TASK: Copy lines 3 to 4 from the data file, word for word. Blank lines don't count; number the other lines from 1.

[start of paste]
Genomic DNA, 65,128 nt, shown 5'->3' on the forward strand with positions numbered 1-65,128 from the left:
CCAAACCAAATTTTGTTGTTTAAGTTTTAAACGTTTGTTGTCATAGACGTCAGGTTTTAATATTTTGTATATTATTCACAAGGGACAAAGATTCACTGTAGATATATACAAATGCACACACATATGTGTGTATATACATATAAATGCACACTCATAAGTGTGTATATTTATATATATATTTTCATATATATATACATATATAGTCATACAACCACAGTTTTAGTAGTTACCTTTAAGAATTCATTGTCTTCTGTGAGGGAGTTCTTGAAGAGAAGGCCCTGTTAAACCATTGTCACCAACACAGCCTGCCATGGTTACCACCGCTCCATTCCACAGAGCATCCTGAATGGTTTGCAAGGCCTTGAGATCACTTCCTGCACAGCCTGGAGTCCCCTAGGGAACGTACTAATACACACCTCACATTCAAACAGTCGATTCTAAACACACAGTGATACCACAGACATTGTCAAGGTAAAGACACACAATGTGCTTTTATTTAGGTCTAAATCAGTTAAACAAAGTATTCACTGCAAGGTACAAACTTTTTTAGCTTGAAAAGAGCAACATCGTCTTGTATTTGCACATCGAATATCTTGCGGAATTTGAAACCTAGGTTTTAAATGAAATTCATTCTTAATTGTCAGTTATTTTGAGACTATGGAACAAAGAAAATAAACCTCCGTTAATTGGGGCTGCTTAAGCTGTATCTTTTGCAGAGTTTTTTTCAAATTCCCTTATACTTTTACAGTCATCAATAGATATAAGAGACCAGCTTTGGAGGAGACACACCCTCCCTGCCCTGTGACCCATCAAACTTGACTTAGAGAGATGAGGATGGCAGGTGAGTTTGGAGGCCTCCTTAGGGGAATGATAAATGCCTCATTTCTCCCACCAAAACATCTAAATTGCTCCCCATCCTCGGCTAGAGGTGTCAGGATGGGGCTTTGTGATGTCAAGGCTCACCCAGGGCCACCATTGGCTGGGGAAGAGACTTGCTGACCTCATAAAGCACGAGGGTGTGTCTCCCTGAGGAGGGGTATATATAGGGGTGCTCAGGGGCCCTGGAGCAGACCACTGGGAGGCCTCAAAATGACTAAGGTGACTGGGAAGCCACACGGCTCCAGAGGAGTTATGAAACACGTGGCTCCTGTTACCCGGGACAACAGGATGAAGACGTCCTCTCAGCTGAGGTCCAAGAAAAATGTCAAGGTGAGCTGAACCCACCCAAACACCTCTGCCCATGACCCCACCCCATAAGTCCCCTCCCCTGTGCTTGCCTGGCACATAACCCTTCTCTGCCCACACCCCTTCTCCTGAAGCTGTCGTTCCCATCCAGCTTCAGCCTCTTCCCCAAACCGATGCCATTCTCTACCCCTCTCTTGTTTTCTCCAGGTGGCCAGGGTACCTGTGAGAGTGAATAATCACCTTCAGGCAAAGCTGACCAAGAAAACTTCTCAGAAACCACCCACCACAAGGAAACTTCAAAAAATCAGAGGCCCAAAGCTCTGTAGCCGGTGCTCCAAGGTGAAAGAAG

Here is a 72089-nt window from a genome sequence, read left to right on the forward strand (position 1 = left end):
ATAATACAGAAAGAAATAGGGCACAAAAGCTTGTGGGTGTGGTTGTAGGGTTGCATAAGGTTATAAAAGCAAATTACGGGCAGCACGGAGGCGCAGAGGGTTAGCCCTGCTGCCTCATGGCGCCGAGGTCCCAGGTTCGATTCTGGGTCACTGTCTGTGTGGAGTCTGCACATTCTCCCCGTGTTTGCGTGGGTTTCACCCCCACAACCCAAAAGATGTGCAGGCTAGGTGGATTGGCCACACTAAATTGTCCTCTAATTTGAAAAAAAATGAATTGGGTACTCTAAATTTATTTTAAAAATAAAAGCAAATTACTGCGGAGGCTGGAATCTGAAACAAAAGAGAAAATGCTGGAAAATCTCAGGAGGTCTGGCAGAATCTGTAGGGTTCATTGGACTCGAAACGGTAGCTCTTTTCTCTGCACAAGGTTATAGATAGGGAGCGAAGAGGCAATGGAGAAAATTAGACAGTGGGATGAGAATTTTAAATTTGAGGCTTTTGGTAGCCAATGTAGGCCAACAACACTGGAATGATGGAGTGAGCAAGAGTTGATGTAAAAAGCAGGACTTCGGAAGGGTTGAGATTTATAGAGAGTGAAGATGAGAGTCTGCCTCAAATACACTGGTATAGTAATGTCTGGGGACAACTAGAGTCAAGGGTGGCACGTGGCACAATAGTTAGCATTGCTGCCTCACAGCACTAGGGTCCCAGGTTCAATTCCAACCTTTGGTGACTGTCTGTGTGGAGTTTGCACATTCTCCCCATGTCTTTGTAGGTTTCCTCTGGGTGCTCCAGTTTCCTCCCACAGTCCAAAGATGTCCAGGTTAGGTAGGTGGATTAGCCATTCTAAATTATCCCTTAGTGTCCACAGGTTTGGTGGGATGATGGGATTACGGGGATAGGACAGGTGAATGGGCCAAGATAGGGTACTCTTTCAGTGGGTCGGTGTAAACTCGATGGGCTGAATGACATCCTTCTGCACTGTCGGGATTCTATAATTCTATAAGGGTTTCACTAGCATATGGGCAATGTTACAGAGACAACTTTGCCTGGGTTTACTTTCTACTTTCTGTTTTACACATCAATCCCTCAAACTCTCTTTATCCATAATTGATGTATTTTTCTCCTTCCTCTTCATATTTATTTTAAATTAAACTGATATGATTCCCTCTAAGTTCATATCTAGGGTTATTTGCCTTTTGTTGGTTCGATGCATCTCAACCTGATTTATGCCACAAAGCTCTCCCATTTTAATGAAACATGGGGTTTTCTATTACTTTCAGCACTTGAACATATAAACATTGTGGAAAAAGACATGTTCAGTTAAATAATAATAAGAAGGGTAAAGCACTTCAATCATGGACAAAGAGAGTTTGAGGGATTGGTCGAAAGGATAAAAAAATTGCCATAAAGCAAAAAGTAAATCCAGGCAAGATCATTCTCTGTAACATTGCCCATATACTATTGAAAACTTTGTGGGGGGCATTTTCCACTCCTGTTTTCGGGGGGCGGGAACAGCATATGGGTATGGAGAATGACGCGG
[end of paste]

Here is a 72089-nt window from a genome sequence, read left to right on the forward strand (position 1 = left end):
ATAATACAGAAAGAAATAGGGCACAAAAGCTTGTGGGTGTGGTTGTAGGGTTGCATAAGGTTATAAAAGCAAATTACGGGCAGCACGGAGGCGCAGAGGGTTAGCCCTGCTGCCTCATGGCGCCGAGGTCCCAGGTTCGATTCTGGGTCACTGTCTGTGTGGAGTCTGCACATTCTCCCCGTGTTTGCGTGGGTTTCACCCCCACAACCCAAAAGATGTGCAGGCTAGGTGGATTGGCCACACTAAATTGTCCTCTAATTTGAAAAAAAATGAATTGGGTACTCTAAATTTATTTTAAAAATAAAAGCAAATTACTGCGGAGGCTGGAATCTGAAACAAAAGAGAAAATGCTGGAAAATCTCAGGAGGTCTGGCAGAATCTGTAGGGTTCATTGGACTCGAAACGGTAGCTCTTTTCTCTGCACAAGGTTATAGATAGGGAGCGAAGAGGCAATGGAGAAAATTAGACAGTGGGATGAGAATTTTAAATTTGAGGCTTTTGGTAGCCAATGTAGGCCAACAACACTGGAATGATGGAGTGAGCAAGAGTTGATGTAAAAAGCAGGACTTCGGAAGGGTTGAGATTTATAGAGAGTGAAGATGAGAGTCTGCCTCAAATACACTGGTATAGTAATGTCTGGGGACAACTAGAGTCAAGGGTGGCACGTGGCACAATAGTTAGCATTGCTGCCTCACAGCACTAGGGTCCCAGGTTCAATTCCAACCTTTGGTGACTGTCTGTGTGGAGTTTGCACATTCTCCCCATGTCTTTGTAGGTTTCCTCTGGGTGCTCCAGTTTCCTCCCACAGTCCAAAGATGTCCAGGTTAGGTAGGTGGATTAGCCATTCTAAATTATCCCTTAGTGTCCACAGGTTTGGTGGGATGATGGGATTACGGGGATAGGACAGGTGAATGGGCCAAGATAGGGTACTCTTTCAGTGGGTCGGTGTAAACTCGATGGGCTGAATGACATCCTTCTGCACTGTCGGGATTCTATAATTCTATAAGGGTTTCACTAGCATATGGGCAATGTTACAGAGACAACTTTGCCTGGGTTTACTTTCTACTTTCTGTTTTACACATCAATCCCTCAAACTCTCTTTATCCATAATTGATGTATTTTTCTCCTTCCTCTTCATATTTATTTTAAATTAAACTGATATGATTCCCTCTAAGTTCATATCTAGGGTTATTTGCCTTTTGTTGGTTCGATGCATCTCAACCTGATTTATGCCACAAAGCTCTCCCATTTTAATGAAACATGGGGTTTTCTATTACTTTCAGCACTTGAACATATAAACATTGTGGAAAAAGACATGTTCAGTTAAATAATAATAAGAAGGGTAAAGCACTTCAATCATGGACAAAGAGAGTTTGAGGGATTGGTCGAAAGGATAAAAAAATTGCCATAAAGCAAAAAGTAAATCCAGGCAAGATCATTCTCTGTAACATTGCCCATATACTATTGAAAACTTTGTGGGGGGCATTTTCCACTCCTGTTTTCGGGGGGCGGGAACAGCATATGGGTATGGAGAATGACGCGG